Royal Society of Tropical Medicine and Hygiene Meeting at Manson House, London, 14 December 1995. Enteropathogenic Escherichia coli - mucosal infection models

Gad Frankel, Alan D. Phillips, Susan Hicks, Gordon Dougan

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The formation of attaching and effacing (A/E) lesions is central to the pathogenesis of enteropathogenic Escherichia coli (EPEC)-mediated disease in humans and Citrobacter rodentium-mediated transmissible colonic hyperplasia in mice. Closely related outer membrane proteins, known as intimins, are required for formation of the A/E lesion by both EPEC and C. rodentium. In this study we found similar ultrastructural damage in small intestinal biopsies from an EPEC-infected child and large bowel specimens from C. rodentium-infected mice. The C. rodentium-infected large bowel biopsies revealed massive hyperplastic reactions and the infected human small intestinal biopsies showed an increase in total crypt cell number and mitotic index. EPEC-infected small intestinal organ cultures revealed bacteria adhering in a localized pattern and evidence of A/E lesions. Covaspheres® coated with a biologically active cell-binding domain of intimin also adhered to cells in a localized fashion but did not induce the characteristic A/E lesions.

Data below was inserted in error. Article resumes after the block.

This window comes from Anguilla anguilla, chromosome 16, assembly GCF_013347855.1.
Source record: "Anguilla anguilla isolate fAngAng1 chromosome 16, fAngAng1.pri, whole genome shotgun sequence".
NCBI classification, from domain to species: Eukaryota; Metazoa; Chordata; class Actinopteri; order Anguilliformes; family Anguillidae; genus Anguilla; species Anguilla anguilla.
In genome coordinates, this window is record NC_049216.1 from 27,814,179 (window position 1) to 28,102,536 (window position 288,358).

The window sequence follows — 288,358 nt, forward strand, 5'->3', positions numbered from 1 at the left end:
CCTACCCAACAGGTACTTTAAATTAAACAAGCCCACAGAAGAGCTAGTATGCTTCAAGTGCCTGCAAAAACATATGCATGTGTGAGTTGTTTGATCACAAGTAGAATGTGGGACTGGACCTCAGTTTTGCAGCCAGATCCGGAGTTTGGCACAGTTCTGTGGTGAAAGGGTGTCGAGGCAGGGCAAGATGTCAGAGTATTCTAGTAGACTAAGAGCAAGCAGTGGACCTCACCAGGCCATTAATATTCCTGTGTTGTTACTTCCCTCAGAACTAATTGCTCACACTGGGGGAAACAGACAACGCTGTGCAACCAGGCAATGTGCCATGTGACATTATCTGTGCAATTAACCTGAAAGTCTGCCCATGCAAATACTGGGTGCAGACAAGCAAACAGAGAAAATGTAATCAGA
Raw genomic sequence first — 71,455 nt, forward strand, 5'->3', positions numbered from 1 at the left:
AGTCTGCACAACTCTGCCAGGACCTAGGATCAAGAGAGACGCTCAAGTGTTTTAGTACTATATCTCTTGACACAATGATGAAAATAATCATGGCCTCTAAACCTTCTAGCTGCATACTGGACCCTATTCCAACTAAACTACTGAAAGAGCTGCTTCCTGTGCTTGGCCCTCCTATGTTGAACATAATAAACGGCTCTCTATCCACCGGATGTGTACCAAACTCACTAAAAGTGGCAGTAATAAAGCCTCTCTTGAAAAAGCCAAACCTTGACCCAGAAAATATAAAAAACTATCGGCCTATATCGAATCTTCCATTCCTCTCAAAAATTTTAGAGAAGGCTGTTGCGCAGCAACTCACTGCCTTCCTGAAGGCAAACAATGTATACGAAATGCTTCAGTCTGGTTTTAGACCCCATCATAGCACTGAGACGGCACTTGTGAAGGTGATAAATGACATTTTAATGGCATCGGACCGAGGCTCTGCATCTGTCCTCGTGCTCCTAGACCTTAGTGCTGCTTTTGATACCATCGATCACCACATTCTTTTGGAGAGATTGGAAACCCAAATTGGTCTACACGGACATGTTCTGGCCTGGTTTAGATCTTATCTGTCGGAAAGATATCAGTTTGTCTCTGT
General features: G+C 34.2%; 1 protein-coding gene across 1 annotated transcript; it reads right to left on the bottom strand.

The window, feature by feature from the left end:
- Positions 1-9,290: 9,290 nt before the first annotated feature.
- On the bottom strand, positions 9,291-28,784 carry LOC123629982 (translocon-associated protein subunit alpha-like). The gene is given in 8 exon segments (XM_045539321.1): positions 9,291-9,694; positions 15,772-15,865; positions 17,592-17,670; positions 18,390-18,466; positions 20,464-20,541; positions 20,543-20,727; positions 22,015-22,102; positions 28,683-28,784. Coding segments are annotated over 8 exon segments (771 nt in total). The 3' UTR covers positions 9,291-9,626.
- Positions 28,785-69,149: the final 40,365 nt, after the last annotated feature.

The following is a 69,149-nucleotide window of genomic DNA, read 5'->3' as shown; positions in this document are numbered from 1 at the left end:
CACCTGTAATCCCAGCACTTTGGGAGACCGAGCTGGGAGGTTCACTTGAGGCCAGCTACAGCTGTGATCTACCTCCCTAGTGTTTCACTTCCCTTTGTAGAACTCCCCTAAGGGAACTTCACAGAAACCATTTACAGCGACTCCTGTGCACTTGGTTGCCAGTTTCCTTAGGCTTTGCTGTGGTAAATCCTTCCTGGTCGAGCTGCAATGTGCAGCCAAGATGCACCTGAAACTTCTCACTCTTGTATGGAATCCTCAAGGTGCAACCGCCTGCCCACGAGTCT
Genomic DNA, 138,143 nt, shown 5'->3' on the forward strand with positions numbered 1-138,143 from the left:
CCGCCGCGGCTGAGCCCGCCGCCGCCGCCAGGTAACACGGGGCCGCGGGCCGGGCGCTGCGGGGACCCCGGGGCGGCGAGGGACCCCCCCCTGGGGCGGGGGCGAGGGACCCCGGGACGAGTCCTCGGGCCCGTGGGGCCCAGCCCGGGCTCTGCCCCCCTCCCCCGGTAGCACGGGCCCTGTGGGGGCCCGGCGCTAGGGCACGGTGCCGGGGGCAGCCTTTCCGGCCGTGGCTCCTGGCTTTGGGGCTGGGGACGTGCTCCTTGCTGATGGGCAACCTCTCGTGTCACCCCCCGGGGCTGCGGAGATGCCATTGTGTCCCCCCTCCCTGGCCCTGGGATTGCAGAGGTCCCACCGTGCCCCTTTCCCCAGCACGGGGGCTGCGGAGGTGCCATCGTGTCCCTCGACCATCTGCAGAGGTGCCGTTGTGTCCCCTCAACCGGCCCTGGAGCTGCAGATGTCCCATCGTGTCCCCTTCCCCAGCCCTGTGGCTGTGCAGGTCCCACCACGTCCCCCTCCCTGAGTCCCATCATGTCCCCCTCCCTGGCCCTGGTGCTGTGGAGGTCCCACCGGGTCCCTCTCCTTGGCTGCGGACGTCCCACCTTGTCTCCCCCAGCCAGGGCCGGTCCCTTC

Original languageEnglish
Pages (from-to)347-352
Number of pages6
JournalTransactions of the Royal Society of Tropical Medicine and Hygiene
Issue number4
Publication statusPublished - 1 Jan 1996
Externally publishedYes


  • Citrobacter rodentium
  • Enteropathogenic Escherichia coli
  • Intestinal lesions
  • Light and electron microscopy
  • Pathogenesis

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